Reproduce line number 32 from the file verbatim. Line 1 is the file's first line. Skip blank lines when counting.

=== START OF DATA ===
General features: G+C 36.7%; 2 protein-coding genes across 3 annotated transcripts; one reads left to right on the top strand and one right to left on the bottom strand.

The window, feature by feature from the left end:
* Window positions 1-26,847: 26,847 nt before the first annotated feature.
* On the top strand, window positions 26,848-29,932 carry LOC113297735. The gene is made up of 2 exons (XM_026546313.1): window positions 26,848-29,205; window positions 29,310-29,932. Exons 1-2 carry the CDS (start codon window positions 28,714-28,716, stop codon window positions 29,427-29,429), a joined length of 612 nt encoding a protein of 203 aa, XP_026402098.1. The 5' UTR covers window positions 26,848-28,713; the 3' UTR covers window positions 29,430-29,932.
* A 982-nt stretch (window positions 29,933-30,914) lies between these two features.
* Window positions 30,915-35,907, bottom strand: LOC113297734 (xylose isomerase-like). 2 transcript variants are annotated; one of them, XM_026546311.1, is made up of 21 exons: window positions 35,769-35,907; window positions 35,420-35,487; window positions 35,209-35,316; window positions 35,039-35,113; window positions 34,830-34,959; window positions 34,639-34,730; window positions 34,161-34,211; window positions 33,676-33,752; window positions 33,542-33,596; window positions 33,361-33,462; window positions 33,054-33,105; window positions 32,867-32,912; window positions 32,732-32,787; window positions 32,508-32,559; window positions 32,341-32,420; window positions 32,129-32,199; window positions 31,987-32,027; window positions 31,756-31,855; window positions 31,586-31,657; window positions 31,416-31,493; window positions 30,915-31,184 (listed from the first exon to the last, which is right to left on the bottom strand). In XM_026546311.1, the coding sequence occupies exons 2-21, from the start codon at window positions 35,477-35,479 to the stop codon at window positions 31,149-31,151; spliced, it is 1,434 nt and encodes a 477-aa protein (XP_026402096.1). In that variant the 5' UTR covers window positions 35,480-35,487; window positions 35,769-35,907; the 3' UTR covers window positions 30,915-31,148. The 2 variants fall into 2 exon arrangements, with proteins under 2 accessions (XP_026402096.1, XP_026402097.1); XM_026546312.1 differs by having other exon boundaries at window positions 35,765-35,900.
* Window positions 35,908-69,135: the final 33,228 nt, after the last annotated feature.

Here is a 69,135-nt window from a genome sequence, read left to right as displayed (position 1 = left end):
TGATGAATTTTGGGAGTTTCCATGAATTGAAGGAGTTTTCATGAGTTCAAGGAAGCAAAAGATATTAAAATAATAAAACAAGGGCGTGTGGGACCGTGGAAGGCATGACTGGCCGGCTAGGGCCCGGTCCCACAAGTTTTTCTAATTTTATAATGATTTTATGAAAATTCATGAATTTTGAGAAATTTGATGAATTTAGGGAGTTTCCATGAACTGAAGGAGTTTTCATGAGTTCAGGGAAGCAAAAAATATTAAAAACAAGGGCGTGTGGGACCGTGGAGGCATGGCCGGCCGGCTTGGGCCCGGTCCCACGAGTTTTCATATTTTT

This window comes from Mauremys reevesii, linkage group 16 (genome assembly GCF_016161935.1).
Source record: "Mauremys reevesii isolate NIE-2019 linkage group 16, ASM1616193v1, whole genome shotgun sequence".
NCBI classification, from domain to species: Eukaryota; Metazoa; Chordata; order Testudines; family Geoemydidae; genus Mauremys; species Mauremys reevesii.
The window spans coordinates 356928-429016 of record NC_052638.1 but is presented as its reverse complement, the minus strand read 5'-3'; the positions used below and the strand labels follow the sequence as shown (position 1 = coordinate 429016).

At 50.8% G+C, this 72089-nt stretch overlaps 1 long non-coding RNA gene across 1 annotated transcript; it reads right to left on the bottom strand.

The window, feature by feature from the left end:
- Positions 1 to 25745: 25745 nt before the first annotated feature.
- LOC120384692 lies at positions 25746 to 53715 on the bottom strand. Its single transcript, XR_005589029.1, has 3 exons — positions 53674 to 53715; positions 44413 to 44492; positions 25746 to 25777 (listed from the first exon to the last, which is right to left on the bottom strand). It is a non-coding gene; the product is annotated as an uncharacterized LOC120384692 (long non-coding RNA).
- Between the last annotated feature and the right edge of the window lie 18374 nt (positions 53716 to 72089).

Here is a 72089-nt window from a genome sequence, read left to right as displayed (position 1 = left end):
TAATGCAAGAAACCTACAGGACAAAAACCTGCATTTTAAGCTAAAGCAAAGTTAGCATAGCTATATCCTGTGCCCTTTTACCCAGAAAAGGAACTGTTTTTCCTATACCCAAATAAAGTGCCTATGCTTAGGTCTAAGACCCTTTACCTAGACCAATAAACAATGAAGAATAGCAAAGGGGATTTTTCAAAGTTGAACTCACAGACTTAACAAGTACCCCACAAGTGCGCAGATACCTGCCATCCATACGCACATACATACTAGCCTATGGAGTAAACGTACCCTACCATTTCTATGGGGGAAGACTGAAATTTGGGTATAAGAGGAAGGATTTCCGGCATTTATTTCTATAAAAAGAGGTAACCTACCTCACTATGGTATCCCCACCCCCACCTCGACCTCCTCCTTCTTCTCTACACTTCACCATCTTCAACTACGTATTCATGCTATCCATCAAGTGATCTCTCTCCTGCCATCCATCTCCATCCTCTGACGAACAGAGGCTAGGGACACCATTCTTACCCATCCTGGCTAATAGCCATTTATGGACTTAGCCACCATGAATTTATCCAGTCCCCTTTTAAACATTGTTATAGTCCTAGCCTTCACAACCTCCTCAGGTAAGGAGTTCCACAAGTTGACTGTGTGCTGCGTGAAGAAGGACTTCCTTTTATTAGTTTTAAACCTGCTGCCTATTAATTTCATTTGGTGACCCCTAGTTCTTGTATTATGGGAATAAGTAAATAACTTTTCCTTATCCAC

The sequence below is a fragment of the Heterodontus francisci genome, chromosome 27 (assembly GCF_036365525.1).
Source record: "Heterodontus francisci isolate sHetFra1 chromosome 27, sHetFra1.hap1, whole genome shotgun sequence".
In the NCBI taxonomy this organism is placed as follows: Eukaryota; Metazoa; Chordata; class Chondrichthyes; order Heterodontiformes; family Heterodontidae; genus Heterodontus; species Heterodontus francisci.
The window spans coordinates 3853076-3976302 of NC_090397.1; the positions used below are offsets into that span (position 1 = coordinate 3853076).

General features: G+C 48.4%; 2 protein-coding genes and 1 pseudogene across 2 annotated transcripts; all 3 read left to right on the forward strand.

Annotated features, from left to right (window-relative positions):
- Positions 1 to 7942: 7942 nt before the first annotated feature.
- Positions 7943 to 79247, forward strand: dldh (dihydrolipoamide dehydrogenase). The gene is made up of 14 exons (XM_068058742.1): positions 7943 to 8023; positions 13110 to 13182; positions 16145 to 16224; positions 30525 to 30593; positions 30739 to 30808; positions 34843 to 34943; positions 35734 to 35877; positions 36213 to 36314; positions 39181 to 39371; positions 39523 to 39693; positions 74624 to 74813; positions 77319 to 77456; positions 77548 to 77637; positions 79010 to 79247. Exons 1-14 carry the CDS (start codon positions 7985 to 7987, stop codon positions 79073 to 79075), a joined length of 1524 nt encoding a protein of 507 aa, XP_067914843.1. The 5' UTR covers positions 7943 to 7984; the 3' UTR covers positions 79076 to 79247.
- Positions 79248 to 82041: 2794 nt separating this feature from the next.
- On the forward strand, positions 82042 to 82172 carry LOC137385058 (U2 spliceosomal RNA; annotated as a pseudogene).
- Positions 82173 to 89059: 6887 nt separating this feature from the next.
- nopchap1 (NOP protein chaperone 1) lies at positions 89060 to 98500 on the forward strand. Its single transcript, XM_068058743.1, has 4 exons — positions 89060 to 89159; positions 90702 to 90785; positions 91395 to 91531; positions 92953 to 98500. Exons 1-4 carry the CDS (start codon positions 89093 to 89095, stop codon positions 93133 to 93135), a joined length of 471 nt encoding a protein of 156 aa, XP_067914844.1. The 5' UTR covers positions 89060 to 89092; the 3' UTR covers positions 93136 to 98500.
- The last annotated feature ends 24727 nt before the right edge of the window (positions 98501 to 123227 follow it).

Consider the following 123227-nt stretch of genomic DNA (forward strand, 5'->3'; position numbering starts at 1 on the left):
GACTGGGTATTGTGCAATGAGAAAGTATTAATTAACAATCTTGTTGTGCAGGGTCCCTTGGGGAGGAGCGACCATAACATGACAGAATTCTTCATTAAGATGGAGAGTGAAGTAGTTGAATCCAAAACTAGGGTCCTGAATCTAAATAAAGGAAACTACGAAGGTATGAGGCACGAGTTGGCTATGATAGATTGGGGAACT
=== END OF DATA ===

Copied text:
- nopchap1 (NOP protein chaperone 1) lies at positions 89060 to 98500 on the forward strand. Its single transcript, XM_068058743.1, has 4 exons — positions 89060 to 89159; positions 90702 to 90785; positions 91395 to 91531; positions 92953 to 98500. Exons 1-4 carry the CDS (start codon positions 89093 to 89095, stop codon positions 93133 to 93135), a joined length of 471 nt encoding a protein of 156 aa, XP_067914844.1. The 5' UTR covers positions 89060 to 89092; the 3' UTR covers positions 93136 to 98500.